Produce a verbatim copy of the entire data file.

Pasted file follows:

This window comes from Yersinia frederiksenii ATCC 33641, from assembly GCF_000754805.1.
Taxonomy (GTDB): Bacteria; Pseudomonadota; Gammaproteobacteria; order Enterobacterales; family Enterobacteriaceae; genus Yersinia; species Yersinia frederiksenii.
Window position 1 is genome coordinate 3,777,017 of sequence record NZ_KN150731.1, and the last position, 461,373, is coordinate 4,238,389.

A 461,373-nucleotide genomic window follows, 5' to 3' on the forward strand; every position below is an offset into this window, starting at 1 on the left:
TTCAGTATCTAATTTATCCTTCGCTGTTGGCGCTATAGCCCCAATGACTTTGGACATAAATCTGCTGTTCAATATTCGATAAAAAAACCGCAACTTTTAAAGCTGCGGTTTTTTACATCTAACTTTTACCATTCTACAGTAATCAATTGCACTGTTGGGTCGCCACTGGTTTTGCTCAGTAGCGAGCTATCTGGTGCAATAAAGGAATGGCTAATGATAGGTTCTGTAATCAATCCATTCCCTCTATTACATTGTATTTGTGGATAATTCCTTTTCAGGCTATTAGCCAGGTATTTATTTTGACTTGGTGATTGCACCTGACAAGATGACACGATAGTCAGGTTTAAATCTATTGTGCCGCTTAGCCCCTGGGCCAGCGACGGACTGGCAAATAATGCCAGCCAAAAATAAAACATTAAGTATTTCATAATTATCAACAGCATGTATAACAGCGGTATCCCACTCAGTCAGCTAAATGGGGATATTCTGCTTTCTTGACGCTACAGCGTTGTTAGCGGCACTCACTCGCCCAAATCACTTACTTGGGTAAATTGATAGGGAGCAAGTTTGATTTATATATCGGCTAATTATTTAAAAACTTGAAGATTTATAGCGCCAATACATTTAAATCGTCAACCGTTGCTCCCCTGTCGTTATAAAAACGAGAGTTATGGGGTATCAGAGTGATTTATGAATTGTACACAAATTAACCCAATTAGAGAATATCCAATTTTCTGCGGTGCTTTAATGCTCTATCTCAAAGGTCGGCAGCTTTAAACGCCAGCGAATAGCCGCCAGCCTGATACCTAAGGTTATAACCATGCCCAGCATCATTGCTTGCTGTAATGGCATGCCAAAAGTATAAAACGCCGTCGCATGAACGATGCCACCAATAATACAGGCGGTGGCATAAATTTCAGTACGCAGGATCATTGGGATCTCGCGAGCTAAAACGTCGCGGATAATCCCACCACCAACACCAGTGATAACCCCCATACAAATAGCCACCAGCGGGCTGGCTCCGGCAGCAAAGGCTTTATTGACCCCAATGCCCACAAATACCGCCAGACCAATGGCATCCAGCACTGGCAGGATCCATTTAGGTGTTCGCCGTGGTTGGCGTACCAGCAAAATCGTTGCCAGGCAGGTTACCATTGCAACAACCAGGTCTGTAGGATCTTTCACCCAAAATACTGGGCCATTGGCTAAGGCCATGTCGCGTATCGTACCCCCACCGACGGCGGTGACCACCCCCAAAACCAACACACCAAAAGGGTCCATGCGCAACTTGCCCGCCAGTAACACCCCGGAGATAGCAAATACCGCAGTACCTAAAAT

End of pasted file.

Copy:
This window comes from Yersinia frederiksenii ATCC 33641, from assembly GCF_000754805.1.
Taxonomy (GTDB): Bacteria; Pseudomonadota; Gammaproteobacteria; order Enterobacterales; family Enterobacteriaceae; genus Yersinia; species Yersinia frederiksenii.
Window position 1 is genome coordinate 3,777,017 of sequence record NZ_KN150731.1, and the last position, 461,373, is coordinate 4,238,389.

A 461,373-nucleotide genomic window follows, 5' to 3' on the forward strand; every position below is an offset into this window, starting at 1 on the left:
TTCAGTATCTAATTTATCCTTCGCTGTTGGCGCTATAGCCCCAATGACTTTGGACATAAATCTGCTGTTCAATATTCGATAAAAAAACCGCAACTTTTAAAGCTGCGGTTTTTTACATCTAACTTTTACCATTCTACAGTAATCAATTGCACTGTTGGGTCGCCACTGGTTTTGCTCAGTAGCGAGCTATCTGGTGCAATAAAGGAATGGCTAATGATAGGTTCTGTAATCAATCCATTCCCTCTATTACATTGTATTTGTGGATAATTCCTTTTCAGGCTATTAGCCAGGTATTTATTTTGACTTGGTGATTGCACCTGACAAGATGACACGATAGTCAGGTTTAAATCTATTGTGCCGCTTAGCCCCTGGGCCAGCGACGGACTGGCAAATAATGCCAGCCAAAAATAAAACATTAAGTATTTCATAATTATCAACAGCATGTATAACAGCGGTATCCCACTCAGTCAGCTAAATGGGGATATTCTGCTTTCTTGACGCTACAGCGTTGTTAGCGGCACTCACTCGCCCAAATCACTTACTTGGGTAAATTGATAGGGAGCAAGTTTGATTTATATATCGGCTAATTATTTAAAAACTTGAAGATTTATAGCGCCAATACATTTAAATCGTCAACCGTTGCTCCCCTGTCGTTATAAAAACGAGAGTTATGGGGTATCAGAGTGATTTATGAATTGTACACAAATTAACCCAATTAGAGAATATCCAATTTTCTGCGGTGCTTTAATGCTCTATCTCAAAGGTCGGCAGCTTTAAACGCCAGCGAATAGCCGCCAGCCTGATACCTAAGGTTATAACCATGCCCAGCATCATTGCTTGCTGTAATGGCATGCCAAAAGTATAAAACGCCGTCGCATGAACGATGCCACCAATAATACAGGCGGTGGCATAAATTTCAGTACGCAGGATCATTGGGATCTCGCGAGCTAAAACGTCGCGGATAATCCCACCACCAACACCAGTGATAACCCCCATACAAATAGCCACCAGCGGGCTGGCTCCGGCAGCAAAGGCTTTATTGACCCCAATGCCCACAAATACCGCCAGACCAATGGCATCCAGCACTGGCAGGATCCATTTAGGTGTTCGCCGTGGTTGGCGTACCAGCAAAATCGTTGCCAGGCAGGTTACCATTGCAACAACCAGGTCTGTAGGATCTTTCACCCAAAATACTGGGCCATTGGCTAAGGCCATGTCGCGTATCGTACCCCCACCGACGGCGGTGACCACCCCCAAAACCAACACACCAAAAGGGTCCATGCGCAACTTGCCCGCCAGTAACACCCCGGAGATAGCAAATACCGCAGTACCTAAAAT